If your loin chops are 1 inch thick, medium rare should take approximately 8 minutes total.
You’ll also want to take into consideration carryover cooking, which means the lamb will rise about 5 degrees while resting.
Why rest your lamb after cooking?
As the name suggests, resting your meat means letting it sit before cutting into it.
Letting your meat rest allows the juices that built up in the center during cooking to settle back to the edges. Right now the center is soaked like a sponge and can’t hold onto any more liquid.
If you were to cut your lamb right now, those center juices will spill out everywhere, resulting in dry steaks. Your flavor is now on the cutting board instead of in your mouth.
Rest your lamb chops on a wire rack over a plate and place a piece of foil loosely tented over the meat. You’ll still have some of the juices leak out, which is normal.
Once the meat is done resting, add the plate juices to the pan sauce for extra flavor.
How To Make A Pan Sauce
A pan sauce, as the name implies, is a quick sauce you make in the same skillet you cooked your meat.
Do you see those brown bits left behind from the lamb cooking? That’s called fond, which is FULL of flavor left behind (as long as it’s not burnt, of course).
You want to scrape that deliciousness off the bottom of the pan and add them to your sauce. It’s kinda like adding meat drippings to gravy.
First, drain off all but 1 tablespoon of liquid fat left behind. If for whatever reason you don’t have a tablespoon of fat, you can add some oil or butter.
Add your onion and garlic to the hot fat then fry until brown.
Next is a step called deglazing. Normally you add wine to deglaze, but I personally add broth with lemon juice as a substitute for wine.
I’m not against wine; I simply don’t want to open a bottle for a small amount of wine.
While the broth simmers, use a wooden spoon to scrape up the fond then cook until reduced to half.
Remove your sauce from the heat then swirl in the butter until melted. Taste and adjust for salt if needed.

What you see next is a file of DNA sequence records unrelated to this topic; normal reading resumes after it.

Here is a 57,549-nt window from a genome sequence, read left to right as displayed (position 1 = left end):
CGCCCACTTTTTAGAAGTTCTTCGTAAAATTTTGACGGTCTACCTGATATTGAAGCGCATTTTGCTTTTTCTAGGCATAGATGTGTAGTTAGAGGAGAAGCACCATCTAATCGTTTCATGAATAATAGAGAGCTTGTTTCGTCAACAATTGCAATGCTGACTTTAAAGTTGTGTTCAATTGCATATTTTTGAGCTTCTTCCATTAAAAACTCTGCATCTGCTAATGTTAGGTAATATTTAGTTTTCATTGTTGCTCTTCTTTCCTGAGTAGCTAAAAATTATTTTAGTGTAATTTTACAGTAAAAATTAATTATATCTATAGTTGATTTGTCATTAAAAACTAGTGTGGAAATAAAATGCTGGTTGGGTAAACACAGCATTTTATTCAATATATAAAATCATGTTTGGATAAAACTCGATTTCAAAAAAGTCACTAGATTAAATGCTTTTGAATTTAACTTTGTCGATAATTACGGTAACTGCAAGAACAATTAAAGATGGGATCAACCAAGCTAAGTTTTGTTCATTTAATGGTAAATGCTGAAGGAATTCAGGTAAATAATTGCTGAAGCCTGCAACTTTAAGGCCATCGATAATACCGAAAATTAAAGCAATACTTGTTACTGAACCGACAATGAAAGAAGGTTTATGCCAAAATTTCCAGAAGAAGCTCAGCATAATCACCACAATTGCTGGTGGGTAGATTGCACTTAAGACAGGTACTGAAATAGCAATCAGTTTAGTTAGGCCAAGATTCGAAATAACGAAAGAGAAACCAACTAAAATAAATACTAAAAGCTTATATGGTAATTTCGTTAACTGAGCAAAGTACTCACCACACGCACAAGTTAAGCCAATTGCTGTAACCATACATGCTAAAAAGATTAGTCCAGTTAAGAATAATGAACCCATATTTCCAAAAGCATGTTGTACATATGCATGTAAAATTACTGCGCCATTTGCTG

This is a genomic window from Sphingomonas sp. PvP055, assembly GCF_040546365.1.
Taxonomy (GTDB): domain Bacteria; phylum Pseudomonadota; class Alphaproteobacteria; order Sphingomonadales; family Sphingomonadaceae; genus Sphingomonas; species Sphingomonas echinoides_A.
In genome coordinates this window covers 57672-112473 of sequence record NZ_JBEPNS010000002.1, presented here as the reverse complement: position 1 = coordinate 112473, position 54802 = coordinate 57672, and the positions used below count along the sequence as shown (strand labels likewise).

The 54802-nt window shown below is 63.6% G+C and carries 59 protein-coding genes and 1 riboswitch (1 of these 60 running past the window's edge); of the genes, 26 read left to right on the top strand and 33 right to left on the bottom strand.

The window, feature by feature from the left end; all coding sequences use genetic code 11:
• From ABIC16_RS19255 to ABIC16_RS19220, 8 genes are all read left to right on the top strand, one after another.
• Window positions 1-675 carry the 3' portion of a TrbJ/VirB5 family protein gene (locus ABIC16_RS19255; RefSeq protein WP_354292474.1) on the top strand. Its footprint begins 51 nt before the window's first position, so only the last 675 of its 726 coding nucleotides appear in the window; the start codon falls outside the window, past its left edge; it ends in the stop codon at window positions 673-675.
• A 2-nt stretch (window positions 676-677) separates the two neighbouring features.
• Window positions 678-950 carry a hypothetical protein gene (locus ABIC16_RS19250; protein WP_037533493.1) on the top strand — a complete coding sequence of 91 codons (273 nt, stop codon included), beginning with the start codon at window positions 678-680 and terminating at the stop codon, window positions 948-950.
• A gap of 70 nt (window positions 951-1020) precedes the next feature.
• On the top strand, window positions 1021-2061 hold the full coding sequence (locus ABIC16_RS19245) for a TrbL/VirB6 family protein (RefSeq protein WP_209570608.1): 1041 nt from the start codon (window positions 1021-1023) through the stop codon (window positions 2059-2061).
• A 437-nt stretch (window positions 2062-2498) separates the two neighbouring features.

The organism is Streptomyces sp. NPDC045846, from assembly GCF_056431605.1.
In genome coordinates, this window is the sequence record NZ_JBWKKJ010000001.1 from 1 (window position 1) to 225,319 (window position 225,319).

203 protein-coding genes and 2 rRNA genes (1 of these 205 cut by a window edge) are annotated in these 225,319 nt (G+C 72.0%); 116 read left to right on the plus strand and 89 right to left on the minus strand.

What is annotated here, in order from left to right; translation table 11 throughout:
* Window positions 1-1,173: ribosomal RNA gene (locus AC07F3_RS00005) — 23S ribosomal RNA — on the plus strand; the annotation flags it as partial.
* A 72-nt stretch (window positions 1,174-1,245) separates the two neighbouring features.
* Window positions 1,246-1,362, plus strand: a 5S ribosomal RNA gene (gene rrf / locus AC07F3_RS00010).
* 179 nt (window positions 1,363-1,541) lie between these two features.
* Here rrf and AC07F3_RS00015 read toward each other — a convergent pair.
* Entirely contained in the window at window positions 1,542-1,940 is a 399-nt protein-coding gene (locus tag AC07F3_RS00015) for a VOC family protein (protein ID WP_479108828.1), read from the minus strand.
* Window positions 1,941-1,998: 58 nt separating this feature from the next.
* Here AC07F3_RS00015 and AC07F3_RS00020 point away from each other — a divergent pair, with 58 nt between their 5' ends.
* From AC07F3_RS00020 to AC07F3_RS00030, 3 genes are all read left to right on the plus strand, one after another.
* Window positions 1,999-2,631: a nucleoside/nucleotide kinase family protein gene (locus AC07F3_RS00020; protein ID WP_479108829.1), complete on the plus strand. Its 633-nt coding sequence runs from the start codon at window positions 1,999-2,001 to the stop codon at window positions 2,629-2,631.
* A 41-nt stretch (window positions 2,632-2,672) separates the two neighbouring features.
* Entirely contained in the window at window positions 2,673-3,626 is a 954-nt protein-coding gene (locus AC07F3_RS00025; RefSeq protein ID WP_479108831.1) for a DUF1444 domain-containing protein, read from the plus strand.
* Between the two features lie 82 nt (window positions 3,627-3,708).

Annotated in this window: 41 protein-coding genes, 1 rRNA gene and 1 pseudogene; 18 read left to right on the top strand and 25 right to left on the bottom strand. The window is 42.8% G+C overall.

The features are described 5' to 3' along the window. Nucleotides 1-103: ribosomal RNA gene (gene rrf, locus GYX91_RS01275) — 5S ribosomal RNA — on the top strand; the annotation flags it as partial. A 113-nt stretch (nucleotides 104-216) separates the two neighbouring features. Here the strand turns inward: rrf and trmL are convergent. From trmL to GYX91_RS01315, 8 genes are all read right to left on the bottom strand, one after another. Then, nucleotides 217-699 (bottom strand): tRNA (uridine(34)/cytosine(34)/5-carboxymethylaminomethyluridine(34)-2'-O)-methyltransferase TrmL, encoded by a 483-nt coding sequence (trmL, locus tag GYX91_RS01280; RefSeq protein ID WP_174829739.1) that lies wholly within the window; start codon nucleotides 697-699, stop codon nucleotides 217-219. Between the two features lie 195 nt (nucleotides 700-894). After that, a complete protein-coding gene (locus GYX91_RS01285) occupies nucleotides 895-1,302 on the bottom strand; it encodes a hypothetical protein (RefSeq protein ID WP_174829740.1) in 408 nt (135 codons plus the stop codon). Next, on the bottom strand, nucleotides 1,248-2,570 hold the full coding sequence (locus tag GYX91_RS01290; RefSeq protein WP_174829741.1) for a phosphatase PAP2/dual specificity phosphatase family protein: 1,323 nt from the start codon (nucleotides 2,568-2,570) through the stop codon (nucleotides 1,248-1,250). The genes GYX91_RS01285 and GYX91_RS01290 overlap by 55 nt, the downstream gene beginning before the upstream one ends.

Serve your pan sauce on top of your now-rested lamb.
What To Serve With Lamb Chops
- 1 tablespoon + 1 teaspoon fresh thyme leaves
- 1 teaspoon ground paprika
- 1/2 teaspoon salt, preferably kosher
- 1/4 teaspoon ground black pepper
- 4-6 lamb loin chops*, 1 inch thick
- 2 tablespoons olive oil
- 1/4 cup chopped white or yellow onion
- 1 garlic clove, minced
- 1/2 cup chicken broth/stock
- 1 tablespoon lemon juice
- 1 tablespoon lemon zest
- 2 tablespoons unsalted butter
- In a small bowl, mix together 1 tablespoon thyme, paprika, salt, and pepper.
- Rub the lamb with the spice mixture. If you have the time, let lamb sit at room temperature for 40 minutes. If not, cook the seasoned lamb immediately.
- In a large skillet, heat the oil. Once hot, add the lamb in a single layer. If the pan isn't large enough, cook the lamb in batches. Do not overcrowd the pan or the meat will steam instead of sear.
- Cook for 4 minutes then flip and finish cooking until the internal temperature reaches an internal temperature of 145F, about another 4-6 minutes. Transfer the lamb to a plate and loosely cover with aluminum foil.
- Pour off all but 1 tablespoon of the fat left in the skillet. If you don't have enough fat, add some extra oil.
- Add the onion, garlic and the remaining 1 teaspoon thyme. Cook until the onion begins to brown, about 2-3 minutes.
- Add the broth and lemon juice. Using a wooden spoon, scrape up the brown bits left in the bottom of the pan. Cook until reduced by half, about 1 minute.
- Remove from the heat and stir in the lemon zest, butter, and any juices accumulated on the plate from the lamb. Taste and adjust for salt. Serve sauce with the lamb.
Did you buy lamb shoulder chops instead? You can still cook them the same way as the loin, although you may need an extra minute or two to reach 145F.